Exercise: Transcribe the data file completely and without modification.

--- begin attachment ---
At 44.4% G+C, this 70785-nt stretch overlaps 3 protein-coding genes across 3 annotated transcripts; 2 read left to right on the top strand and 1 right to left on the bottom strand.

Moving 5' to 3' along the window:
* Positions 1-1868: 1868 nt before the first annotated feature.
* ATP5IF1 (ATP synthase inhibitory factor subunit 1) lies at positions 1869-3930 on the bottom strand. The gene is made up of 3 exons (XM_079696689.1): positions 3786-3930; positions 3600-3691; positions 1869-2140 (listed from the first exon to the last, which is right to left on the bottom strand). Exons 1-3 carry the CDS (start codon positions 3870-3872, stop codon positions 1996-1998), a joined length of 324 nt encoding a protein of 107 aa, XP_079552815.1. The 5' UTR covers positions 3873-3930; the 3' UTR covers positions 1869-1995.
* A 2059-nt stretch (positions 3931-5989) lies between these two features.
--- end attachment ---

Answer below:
At 44.4% G+C, this 70785-nt stretch overlaps 3 protein-coding genes across 3 annotated transcripts; 2 read left to right on the top strand and 1 right to left on the bottom strand.

Moving 5' to 3' along the window:
* Positions 1-1868: 1868 nt before the first annotated feature.
* ATP5IF1 (ATP synthase inhibitory factor subunit 1) lies at positions 1869-3930 on the bottom strand. The gene is made up of 3 exons (XM_079696689.1): positions 3786-3930; positions 3600-3691; positions 1869-2140 (listed from the first exon to the last, which is right to left on the bottom strand). Exons 1-3 carry the CDS (start codon positions 3870-3872, stop codon positions 1996-1998), a joined length of 324 nt encoding a protein of 107 aa, XP_079552815.1. The 5' UTR covers positions 3873-3930; the 3' UTR covers positions 1869-1995.
* A 2059-nt stretch (positions 3931-5989) lies between these two features.